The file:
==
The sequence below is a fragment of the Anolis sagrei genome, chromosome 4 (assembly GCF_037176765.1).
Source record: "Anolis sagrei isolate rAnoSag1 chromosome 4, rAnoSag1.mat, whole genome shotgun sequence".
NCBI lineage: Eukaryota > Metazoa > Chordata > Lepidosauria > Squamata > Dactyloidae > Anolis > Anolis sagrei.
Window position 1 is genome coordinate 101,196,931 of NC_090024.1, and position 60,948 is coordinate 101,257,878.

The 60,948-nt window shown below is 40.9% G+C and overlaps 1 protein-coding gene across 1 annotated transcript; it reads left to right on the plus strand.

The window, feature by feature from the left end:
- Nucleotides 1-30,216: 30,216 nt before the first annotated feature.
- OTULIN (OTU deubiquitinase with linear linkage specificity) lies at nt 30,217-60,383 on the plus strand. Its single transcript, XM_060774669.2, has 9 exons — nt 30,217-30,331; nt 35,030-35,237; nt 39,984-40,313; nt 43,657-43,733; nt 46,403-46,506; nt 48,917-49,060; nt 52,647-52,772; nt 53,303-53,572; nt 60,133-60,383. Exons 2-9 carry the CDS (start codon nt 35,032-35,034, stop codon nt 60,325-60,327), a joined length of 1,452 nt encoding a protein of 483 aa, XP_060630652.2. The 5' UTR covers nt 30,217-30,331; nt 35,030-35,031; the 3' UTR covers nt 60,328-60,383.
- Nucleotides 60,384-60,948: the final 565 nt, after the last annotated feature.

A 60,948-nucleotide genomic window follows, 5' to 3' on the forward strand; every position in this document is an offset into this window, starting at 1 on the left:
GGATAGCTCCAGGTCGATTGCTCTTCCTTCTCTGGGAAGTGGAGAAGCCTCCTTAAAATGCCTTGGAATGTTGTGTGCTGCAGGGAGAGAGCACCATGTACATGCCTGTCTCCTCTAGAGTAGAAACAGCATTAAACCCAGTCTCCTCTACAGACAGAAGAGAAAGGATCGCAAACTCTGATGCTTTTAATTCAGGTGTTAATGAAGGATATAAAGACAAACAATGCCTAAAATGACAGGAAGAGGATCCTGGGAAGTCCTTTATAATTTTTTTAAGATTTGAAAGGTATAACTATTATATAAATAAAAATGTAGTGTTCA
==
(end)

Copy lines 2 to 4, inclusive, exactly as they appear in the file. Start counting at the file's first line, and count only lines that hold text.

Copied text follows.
Source record: "Anolis sagrei isolate rAnoSag1 chromosome 4, rAnoSag1.mat, whole genome shotgun sequence".
NCBI lineage: Eukaryota > Metazoa > Chordata > Lepidosauria > Squamata > Dactyloidae > Anolis > Anolis sagrei.
Window position 1 is genome coordinate 101,196,931 of NC_090024.1, and position 60,948 is coordinate 101,257,878.